What would Martin Luther King do?

mlk3Martin Luther King is known to the world as a nonviolent activist in the civil rights movement, laureate of the Nobel Peace Prize and the victim of one of America’s most famous assassinations. Some may not know him for any of these aspects, but still participate directly or indirectly in the Martin Luther King, Jr. Day events. Even more interesting is that few understand what it took to get this holiday officially observed in all 50 states.

The campaign for honoring King’s service in civil rights began immediately after his 1968 assassination. At this time, only Christopher Columbus and George Washington had federal holidays named after them. That didn’t matter to U.S. State Representative John Conyers (D- Michigan) or U.S. Senator Edward Brooke (R- Massachusetts). Together, they introduced a bill to congress to make King’s birthday a national holiday. The bill finally went before the U.S. House of Representatives in 1979 but was voted down. Stevie Wonder responded by releasing a song called “Happy Birthday” to energize the campaign.

Three years later, U.S. State Representative Katie Hall (D- Indiana) reintroduced the bill. Although he opposed it, President Ronald Reagan signed the bill on November 2, 1983. The holiday wasn’t observed for the first time until January 20, 1986. Many states were outraged and pushed back the recognition of King’s birthday as a federal holiday. It was a long 32 years, but Martin Luther King, Jr. Day was officially observed in all 50 states for the first time in 2000. This year marks the 13th year that this great nation collectively acknowledges the works of Rev. Dr. Martin Luther King Jr.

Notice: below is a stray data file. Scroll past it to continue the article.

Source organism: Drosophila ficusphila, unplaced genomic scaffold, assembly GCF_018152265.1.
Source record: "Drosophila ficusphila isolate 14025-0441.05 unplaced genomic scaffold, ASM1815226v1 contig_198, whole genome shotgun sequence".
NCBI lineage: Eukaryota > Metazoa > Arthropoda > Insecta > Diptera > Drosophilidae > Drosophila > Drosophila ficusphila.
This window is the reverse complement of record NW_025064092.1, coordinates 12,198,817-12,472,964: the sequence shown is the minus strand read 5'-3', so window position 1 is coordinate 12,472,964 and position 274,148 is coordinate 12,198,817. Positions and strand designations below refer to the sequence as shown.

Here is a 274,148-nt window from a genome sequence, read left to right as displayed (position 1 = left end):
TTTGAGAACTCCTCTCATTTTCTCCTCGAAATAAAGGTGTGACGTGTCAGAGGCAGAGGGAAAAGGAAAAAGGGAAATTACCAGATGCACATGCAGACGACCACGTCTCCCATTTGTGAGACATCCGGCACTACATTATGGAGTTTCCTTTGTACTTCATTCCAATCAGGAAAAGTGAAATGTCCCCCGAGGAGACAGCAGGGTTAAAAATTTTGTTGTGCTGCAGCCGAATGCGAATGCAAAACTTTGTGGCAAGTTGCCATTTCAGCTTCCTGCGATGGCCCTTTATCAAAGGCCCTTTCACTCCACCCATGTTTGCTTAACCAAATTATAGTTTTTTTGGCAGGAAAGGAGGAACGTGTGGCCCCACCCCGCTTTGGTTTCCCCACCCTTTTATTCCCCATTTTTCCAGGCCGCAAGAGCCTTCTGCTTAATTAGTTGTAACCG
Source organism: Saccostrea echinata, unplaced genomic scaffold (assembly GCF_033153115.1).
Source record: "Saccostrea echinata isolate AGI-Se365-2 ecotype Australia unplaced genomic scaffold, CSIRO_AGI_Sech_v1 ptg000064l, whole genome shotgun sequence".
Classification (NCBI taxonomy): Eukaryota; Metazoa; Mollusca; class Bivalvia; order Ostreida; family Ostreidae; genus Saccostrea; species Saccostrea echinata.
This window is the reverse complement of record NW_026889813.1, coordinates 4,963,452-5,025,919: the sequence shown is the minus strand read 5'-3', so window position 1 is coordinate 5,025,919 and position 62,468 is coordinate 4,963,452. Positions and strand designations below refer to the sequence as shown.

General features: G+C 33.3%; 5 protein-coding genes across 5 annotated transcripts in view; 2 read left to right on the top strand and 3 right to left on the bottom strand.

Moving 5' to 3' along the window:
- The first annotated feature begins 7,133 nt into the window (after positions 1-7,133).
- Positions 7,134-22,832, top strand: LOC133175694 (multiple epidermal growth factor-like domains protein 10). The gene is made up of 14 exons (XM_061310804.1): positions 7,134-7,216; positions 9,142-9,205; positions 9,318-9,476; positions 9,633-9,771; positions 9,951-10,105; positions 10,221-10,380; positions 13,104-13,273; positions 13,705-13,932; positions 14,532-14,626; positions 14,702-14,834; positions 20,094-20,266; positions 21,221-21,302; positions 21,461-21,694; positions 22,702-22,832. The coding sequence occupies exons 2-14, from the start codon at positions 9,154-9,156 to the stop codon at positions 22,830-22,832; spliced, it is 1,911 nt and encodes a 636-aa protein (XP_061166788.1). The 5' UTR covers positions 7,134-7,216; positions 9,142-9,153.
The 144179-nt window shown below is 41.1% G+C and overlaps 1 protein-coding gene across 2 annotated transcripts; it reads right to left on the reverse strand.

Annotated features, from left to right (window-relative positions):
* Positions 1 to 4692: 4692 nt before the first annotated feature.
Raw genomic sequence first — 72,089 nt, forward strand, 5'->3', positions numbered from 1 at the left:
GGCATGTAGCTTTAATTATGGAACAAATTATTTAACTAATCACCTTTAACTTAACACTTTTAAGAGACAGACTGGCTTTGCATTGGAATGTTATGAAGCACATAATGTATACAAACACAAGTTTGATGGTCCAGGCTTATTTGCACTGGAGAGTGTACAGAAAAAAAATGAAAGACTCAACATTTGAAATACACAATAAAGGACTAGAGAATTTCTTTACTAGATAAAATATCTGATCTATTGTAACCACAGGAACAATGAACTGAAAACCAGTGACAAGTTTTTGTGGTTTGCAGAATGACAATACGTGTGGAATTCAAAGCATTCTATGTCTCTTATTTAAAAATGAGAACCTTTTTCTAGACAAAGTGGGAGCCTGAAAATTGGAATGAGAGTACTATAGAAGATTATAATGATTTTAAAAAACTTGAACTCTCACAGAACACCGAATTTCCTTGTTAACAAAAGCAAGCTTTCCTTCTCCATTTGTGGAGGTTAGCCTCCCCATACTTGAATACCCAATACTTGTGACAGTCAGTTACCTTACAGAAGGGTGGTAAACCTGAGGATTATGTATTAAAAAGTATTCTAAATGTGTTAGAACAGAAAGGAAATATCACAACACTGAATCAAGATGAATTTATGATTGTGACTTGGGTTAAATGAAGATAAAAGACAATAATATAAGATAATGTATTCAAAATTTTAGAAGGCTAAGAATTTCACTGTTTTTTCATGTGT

As our country remains in shock over the recent shootings in Newtown, Conn., it leads me to wonder how King would respond if he were still alive today. Do you think he would he be able to help mitigate the violence that we’re seeing in this country?

Dr. Reginald Eadie
President
DMC Sinai-Grace Hospital
readie@dmc.org

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Please note that the views expressed by Dr. Eadie through PagingDrEadie.com
are that of the individual only and do not necessarily reflect the views of the Detroit Medical Center.

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